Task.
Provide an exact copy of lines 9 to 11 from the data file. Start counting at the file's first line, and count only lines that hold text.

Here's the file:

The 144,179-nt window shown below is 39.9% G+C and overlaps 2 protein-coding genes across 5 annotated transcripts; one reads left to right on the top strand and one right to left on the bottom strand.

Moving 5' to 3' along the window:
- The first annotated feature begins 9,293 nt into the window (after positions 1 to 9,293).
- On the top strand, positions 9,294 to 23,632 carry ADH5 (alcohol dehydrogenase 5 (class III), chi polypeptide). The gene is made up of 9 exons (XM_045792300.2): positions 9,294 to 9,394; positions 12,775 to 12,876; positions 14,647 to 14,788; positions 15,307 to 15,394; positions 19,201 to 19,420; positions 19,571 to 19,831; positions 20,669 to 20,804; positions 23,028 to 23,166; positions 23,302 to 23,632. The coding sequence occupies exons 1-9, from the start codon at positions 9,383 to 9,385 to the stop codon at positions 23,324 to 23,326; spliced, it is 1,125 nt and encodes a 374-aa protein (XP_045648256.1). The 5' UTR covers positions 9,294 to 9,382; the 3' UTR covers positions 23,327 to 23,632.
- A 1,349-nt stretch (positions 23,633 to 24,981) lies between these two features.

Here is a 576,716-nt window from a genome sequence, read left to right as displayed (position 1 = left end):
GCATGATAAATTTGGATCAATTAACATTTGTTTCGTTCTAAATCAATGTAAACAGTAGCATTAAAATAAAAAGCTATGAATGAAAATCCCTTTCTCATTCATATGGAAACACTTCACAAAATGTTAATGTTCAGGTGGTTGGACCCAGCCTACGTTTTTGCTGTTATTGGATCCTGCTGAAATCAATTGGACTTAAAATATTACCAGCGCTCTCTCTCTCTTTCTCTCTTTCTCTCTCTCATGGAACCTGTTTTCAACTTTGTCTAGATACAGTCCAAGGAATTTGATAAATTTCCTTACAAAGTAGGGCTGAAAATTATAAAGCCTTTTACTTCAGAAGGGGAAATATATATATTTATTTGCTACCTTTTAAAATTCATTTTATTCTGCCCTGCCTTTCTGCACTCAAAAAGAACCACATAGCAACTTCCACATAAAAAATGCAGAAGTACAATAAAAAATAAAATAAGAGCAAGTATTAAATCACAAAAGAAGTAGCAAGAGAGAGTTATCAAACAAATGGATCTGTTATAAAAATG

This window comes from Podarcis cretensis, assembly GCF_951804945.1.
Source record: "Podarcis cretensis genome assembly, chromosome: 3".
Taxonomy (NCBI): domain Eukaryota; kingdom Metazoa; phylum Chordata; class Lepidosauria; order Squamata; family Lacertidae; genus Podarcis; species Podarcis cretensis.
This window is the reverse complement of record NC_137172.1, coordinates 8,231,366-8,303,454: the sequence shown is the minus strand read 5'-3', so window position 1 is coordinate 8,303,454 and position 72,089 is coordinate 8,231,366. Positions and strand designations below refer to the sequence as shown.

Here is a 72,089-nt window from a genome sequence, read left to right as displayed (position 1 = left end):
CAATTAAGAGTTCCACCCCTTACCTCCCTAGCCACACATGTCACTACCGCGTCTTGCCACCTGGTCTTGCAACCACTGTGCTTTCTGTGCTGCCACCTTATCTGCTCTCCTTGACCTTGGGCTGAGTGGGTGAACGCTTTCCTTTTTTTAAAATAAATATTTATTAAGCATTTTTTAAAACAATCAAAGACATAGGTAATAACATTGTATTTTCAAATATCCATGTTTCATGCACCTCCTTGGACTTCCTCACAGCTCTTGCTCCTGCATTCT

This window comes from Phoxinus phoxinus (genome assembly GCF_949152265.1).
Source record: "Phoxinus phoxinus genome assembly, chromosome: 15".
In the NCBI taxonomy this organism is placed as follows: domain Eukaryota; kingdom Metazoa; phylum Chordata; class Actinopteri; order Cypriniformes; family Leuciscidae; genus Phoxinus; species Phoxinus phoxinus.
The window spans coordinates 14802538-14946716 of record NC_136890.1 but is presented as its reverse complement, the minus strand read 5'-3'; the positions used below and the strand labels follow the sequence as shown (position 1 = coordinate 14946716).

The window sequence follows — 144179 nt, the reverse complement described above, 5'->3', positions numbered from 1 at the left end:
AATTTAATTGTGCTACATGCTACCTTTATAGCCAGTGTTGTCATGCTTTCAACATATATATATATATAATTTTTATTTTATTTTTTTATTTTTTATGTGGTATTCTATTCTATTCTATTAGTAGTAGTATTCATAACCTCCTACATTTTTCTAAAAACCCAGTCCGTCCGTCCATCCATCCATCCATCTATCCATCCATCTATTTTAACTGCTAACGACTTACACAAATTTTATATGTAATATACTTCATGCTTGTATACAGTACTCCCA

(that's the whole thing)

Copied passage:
Source record: "Podarcis cretensis genome assembly, chromosome: 3".
Taxonomy (NCBI): domain Eukaryota; kingdom Metazoa; phylum Chordata; class Lepidosauria; order Squamata; family Lacertidae; genus Podarcis; species Podarcis cretensis.
This window is the reverse complement of record NC_137172.1, coordinates 8,231,366-8,303,454: the sequence shown is the minus strand read 5'-3', so window position 1 is coordinate 8,303,454 and position 72,089 is coordinate 8,231,366. Positions and strand designations below refer to the sequence as shown.